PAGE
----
# Canonical momentum operators in curvilinear coordinates

What is the quantum canonical momentum operator corresponding to arbitrary canonical position. For example, in Cartesian coordinates ($x^i$), the canonical momentum operator with respect to each $x^i$ is $-i\hbar \frac{\partial}{\partial x^i}$. For arbitrary canonical coordinates $q^i$, would the corresponding canonical momentum operators just be $-i\hat{\mathbf q}^i\cdot\hbar \nabla$?

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In general, there is nothing such as "the" unique canonical momentum for a coordinate $q^i$. A canonical momentum is defined in such a way that its commutator with $q^i$ is nonzero, but it is zero for other $q$'s. One may redefine the momenta and coordinates in many ways, the so-called canonical transformations en.wikipedia.org/wiki/Canonical_transformations , without changing the commutator. The idea that one always has a unique one-to-one map is OK to count the degrees of freedom but it's fundamentally flawed if one wants to study the full physical system. – Luboš Motl Mar 20 '11 at 19:03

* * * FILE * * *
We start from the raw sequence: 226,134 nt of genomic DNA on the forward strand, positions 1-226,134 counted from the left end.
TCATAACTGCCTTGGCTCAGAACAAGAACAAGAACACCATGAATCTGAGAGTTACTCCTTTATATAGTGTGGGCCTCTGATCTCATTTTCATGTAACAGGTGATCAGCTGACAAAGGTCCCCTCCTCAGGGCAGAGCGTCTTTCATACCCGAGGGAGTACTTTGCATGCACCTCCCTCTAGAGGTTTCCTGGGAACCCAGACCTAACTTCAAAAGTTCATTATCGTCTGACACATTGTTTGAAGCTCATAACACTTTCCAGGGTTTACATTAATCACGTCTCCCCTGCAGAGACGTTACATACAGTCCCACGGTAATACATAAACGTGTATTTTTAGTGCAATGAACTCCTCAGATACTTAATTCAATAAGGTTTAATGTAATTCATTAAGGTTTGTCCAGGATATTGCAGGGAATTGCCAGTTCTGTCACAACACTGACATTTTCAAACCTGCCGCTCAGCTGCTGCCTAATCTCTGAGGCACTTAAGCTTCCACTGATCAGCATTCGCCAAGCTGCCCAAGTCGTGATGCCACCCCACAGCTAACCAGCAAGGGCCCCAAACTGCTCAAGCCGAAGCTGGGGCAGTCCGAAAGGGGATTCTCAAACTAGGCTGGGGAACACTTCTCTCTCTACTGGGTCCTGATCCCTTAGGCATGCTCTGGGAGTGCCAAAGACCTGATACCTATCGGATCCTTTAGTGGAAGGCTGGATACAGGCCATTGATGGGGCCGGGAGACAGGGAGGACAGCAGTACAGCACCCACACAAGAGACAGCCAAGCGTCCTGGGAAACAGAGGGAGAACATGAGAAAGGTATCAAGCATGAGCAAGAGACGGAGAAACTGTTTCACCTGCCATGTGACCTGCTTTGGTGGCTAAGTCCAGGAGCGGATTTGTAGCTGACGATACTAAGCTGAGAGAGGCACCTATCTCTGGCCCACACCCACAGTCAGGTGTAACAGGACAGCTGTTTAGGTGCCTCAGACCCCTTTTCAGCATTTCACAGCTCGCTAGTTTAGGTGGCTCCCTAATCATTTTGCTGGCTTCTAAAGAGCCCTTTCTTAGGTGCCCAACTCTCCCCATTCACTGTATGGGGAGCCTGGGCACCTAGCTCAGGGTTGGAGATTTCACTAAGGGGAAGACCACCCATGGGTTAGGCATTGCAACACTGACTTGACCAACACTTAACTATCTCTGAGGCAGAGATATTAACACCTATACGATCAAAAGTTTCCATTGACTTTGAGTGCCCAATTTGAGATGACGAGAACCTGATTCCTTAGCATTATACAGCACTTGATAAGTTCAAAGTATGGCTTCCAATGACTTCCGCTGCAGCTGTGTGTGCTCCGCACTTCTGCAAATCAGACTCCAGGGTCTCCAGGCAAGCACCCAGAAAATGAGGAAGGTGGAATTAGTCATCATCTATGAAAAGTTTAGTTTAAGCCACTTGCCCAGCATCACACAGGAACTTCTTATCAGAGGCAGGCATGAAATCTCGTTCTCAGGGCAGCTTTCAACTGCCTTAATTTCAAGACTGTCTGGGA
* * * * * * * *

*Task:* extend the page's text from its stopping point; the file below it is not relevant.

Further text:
Please define what you mean by $\hat{\mathbf q}^i$. Does your manifold have a metric? Moreover, $-i\hat{\mathbf q}^i\cdot\hbar \nabla$ has unusual "index up", where momentum $p_i$ traditionally has "index down". I recommend you to simply write $-i\hbar\nabla_{i}$ instead. – Qmechanic Mar 21 '11 at 22:39

@MBN generally one works with a metric compatible connection, i.e. $\nabla g_{\mu\nu} = 0$. Given a metric, this equation determines the corresponding connection. – user346 Mar 21 '11 at 6:25